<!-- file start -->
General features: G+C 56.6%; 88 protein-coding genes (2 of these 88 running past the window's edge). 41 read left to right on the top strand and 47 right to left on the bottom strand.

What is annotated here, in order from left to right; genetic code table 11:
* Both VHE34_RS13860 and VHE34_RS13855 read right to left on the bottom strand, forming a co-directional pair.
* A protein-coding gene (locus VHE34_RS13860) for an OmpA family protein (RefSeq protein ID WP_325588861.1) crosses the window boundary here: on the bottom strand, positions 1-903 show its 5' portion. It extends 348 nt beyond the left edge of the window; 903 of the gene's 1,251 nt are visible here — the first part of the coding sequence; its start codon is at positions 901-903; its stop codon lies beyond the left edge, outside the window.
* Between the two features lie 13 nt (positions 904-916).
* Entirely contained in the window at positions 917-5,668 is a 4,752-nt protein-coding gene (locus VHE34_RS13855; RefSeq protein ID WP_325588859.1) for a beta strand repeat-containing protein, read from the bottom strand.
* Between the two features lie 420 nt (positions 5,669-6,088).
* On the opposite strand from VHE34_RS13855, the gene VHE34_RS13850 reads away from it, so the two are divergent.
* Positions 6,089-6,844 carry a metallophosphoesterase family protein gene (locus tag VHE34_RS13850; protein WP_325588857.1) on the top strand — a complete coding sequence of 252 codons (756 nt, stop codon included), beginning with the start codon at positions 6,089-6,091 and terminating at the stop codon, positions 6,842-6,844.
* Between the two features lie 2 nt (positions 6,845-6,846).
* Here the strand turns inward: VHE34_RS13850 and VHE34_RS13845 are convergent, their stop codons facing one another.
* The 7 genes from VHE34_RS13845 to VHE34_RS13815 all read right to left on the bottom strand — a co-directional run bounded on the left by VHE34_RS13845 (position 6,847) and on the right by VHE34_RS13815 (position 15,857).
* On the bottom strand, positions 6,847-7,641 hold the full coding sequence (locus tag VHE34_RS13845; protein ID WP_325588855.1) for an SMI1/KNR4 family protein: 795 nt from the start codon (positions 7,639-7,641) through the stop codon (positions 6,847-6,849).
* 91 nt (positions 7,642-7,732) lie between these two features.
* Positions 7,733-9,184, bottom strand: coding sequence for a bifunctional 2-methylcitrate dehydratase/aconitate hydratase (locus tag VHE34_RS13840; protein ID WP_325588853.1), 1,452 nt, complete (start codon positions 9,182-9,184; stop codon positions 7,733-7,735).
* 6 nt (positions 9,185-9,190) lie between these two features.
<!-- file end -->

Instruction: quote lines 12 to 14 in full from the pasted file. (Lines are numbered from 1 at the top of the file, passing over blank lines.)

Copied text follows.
* The 7 genes from VHE34_RS13845 to VHE34_RS13815 all read right to left on the bottom strand — a co-directional run bounded on the left by VHE34_RS13845 (position 6,847) and on the right by VHE34_RS13815 (position 15,857).
* On the bottom strand, positions 6,847-7,641 hold the full coding sequence (locus tag VHE34_RS13845; protein ID WP_325588855.1) for an SMI1/KNR4 family protein: 795 nt from the start codon (positions 7,639-7,641) through the stop codon (positions 6,847-6,849).
* 91 nt (positions 7,642-7,732) lie between these two features.